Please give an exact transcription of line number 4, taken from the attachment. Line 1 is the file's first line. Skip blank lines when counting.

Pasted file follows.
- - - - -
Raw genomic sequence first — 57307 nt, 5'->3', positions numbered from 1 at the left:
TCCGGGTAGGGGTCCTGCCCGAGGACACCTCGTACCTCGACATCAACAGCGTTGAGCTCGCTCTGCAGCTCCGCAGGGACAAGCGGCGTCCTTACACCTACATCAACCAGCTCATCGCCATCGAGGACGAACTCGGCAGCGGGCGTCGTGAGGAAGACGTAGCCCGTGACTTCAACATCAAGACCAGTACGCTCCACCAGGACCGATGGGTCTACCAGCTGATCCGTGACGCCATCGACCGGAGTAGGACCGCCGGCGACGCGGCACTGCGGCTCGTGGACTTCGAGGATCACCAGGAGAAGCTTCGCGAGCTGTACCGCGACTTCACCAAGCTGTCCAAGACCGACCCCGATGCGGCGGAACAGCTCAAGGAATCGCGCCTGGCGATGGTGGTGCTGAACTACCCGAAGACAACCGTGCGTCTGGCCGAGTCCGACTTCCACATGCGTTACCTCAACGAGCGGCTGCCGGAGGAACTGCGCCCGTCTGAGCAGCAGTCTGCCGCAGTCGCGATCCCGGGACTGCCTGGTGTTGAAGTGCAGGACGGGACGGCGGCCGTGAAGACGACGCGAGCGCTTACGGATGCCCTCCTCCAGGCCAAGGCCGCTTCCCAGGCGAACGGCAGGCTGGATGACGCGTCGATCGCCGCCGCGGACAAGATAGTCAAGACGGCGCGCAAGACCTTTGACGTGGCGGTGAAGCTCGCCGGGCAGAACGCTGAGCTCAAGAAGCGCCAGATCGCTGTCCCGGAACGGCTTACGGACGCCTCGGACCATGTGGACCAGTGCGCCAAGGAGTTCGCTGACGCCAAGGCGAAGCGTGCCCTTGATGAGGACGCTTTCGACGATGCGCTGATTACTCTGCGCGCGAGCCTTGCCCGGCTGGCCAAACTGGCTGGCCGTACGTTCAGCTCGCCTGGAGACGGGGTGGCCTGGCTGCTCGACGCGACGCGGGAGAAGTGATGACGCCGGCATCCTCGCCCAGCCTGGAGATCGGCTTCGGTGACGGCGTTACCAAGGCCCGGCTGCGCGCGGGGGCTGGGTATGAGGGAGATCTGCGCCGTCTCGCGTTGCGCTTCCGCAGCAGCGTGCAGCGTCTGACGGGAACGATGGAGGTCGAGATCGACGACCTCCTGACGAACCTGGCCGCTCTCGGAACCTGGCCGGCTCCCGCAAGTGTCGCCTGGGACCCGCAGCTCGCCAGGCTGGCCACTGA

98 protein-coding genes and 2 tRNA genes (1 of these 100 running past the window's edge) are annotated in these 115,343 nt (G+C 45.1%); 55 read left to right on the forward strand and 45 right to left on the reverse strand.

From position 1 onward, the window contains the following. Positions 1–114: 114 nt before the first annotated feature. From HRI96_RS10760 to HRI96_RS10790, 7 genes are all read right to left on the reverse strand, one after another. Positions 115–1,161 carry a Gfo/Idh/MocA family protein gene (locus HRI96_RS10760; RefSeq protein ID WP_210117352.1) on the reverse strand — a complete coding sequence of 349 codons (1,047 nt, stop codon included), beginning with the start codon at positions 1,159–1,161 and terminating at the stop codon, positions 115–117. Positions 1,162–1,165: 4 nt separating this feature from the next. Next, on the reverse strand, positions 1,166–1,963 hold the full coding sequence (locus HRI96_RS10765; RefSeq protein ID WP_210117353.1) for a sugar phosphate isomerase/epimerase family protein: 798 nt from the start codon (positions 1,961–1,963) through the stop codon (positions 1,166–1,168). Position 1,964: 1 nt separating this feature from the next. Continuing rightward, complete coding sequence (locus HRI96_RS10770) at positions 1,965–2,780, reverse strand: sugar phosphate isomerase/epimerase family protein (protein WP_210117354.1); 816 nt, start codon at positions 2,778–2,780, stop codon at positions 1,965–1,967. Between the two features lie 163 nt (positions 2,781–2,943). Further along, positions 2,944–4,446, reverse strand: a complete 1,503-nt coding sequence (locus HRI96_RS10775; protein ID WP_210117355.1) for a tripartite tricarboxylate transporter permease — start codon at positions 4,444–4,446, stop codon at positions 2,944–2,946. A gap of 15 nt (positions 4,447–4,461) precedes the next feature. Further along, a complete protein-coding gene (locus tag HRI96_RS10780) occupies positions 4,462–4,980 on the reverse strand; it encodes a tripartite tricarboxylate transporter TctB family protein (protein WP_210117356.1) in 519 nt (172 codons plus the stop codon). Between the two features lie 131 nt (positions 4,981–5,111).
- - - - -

From position 1 onward, the window contains the following. Positions 1–114: 114 nt before the first annotated feature. From HRI96_RS10760 to HRI96_RS10790, 7 genes are all read right to left on the reverse strand, one after another. Positions 115–1,161 carry a Gfo/Idh/MocA family protein gene (locus HRI96_RS10760; RefSeq protein ID WP_210117352.1) on the reverse strand — a complete coding sequence of 349 codons (1,047 nt, stop codon included), beginning with the start codon at positions 1,159–1,161 and terminating at the stop codon, positions 115–117. Positions 1,162–1,165: 4 nt separating this feature from the next. Next, on the reverse strand, positions 1,166–1,963 hold the full coding sequence (locus HRI96_RS10765; RefSeq protein ID WP_210117353.1) for a sugar phosphate isomerase/epimerase family protein: 798 nt from the start codon (positions 1,961–1,963) through the stop codon (positions 1,166–1,168). Position 1,964: 1 nt separating this feature from the next. Continuing rightward, complete coding sequence (locus HRI96_RS10770) at positions 1,965–2,780, reverse strand: sugar phosphate isomerase/epimerase family protein (protein WP_210117354.1); 816 nt, start codon at positions 2,778–2,780, stop codon at positions 1,965–1,967. Between the two features lie 163 nt (positions 2,781–2,943). Further along, positions 2,944–4,446, reverse strand: a complete 1,503-nt coding sequence (locus HRI96_RS10775; protein ID WP_210117355.1) for a tripartite tricarboxylate transporter permease — start codon at positions 4,444–4,446, stop codon at positions 2,944–2,946. A gap of 15 nt (positions 4,447–4,461) precedes the next feature. Further along, a complete protein-coding gene (locus tag HRI96_RS10780) occupies positions 4,462–4,980 on the reverse strand; it encodes a tripartite tricarboxylate transporter TctB family protein (protein WP_210117356.1) in 519 nt (172 codons plus the stop codon). Between the two features lie 131 nt (positions 4,981–5,111).